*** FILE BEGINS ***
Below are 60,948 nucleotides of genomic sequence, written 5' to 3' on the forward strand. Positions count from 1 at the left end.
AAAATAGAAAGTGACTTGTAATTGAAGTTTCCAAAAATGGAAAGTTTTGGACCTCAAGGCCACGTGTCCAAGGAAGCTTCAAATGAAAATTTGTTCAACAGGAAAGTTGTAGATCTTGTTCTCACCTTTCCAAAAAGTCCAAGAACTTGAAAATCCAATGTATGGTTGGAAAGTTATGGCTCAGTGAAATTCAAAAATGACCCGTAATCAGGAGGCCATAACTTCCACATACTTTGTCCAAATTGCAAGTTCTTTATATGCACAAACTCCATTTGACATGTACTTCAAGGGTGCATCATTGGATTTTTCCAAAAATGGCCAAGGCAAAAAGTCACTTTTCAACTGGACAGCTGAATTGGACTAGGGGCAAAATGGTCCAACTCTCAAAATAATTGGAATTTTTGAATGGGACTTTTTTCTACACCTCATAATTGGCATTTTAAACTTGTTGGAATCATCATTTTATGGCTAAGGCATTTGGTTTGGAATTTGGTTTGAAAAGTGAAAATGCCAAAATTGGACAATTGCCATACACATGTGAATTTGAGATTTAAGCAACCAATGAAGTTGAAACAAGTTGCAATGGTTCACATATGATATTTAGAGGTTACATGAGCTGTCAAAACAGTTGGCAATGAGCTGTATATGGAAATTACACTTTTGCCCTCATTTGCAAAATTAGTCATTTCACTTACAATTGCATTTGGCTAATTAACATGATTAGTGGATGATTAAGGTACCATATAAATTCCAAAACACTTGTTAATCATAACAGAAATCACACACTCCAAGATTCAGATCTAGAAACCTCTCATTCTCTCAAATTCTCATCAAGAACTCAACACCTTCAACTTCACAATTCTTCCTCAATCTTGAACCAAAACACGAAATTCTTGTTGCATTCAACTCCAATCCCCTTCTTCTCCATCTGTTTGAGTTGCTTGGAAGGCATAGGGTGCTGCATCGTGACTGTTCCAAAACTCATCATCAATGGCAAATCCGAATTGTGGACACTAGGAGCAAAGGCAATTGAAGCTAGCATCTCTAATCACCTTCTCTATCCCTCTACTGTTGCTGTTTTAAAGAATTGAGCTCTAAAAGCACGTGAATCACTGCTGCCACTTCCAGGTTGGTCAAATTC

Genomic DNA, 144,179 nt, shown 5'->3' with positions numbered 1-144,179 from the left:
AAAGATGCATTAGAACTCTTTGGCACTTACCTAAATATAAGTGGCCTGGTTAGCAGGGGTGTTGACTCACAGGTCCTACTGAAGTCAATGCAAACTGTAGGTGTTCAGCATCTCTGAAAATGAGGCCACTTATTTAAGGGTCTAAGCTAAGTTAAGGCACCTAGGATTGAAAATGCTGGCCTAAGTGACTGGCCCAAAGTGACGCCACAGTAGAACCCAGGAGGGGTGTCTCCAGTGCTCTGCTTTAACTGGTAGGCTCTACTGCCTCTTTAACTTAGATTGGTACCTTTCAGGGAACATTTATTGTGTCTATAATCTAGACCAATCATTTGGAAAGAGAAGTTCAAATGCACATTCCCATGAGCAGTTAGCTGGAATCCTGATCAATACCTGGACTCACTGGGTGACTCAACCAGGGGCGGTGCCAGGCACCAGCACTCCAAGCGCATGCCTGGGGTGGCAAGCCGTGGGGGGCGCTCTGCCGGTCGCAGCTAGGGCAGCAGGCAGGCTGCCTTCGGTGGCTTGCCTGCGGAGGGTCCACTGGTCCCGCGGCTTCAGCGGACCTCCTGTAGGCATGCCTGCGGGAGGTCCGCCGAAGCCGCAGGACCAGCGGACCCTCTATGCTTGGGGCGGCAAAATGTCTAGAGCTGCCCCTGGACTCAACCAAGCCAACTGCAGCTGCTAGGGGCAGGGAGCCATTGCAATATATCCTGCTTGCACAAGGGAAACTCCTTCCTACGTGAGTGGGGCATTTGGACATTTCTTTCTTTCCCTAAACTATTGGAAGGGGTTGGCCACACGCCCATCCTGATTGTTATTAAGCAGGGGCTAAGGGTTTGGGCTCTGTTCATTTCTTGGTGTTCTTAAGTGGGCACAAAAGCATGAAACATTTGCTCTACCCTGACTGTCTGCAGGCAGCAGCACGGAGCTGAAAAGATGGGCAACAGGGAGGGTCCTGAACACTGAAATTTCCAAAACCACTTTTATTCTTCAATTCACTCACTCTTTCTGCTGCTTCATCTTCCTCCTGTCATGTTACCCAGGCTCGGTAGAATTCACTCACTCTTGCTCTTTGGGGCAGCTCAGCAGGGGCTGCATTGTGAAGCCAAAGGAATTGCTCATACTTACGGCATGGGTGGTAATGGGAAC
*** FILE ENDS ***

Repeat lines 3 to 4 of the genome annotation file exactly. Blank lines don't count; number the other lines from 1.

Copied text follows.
Genomic DNA, 144,179 nt, shown 5'->3' with positions numbered 1-144,179 from the left:
AAAGATGCATTAGAACTCTTTGGCACTTACCTAAATATAAGTGGCCTGGTTAGCAGGGGTGTTGACTCACAGGTCCTACTGAAGTCAATGCAAACTGTAGGTGTTCAGCATCTCTGAAAATGAGGCCACTTATTTAAGGGTCTAAGCTAAGTTAAGGCACCTAGGATTGAAAATGCTGGCCTAAGTGACTGGCCCAAAGTGACGCCACAGTAGAACCCAGGAGGGGTGTCTCCAGTGCTCTGCTTTAACTGGTAGGCTCTACTGCCTCTTTAACTTAGATTGGTACCTTTCAGGGAACATTTATTGTGTCTATAATCTAGACCAATCATTTGGAAAGAGAAGTTCAAATGCACATTCCCATGAGCAGTTAGCTGGAATCCTGATCAATACCTGGACTCACTGGGTGACTCAACCAGGGGCGGTGCCAGGCACCAGCACTCCAAGCGCATGCCTGGGGTGGCAAGCCGTGGGGGGCGCTCTGCCGGTCGCAGCTAGGGCAGCAGGCAGGCTGCCTTCGGTGGCTTGCCTGCGGAGGGTCCACTGGTCCCGCGGCTTCAGCGGACCTCCTGTAGGCATGCCTGCGGGAGGTCCGCCGAAGCCGCAGGACCAGCGGACCCTCTATGCTTGGGGCGGCAAAATGTCTAGAGCTGCCCCTGGACTCAACCAAGCCAACTGCAGCTGCTAGGGGCAGGGAGCCATTGCAATATATCCTGCTTGCACAAGGGAAACTCCTTCCTACGTGAGTGGGGCATTTGGACATTTCTTTCTTTCCCTAAACTATTGGAAGGGGTTGGCCACACGCCCATCCTGATTGTTATTAAGCAGGGGCTAAGGGTTTGGGCTCTGTTCATTTCTTGGTGTTCTTAAGTGGGCACAAAAGCATGAAACATTTGCTCTACCCTGACTGTCTGCAGGCAGCAGCACGGAGCTGAAAAGATGGGCAACAGGGAGGGTCCTGAACACTGAAATTTCCAAAACCACTTTTATTCTTCAATTCACTCACTCTTTCTGCTGCTTCATCTTCCTCCTGTCATGTTACCCAGGCTCGGTAGAATTCACTCACTCTTGCTCTTTGGGGCAGCTCAGCAGGGGCTGCATTGTGAAGCCAAAGGAATTGCTCATACTTACGGCATGGGTGGTAATGGGAAC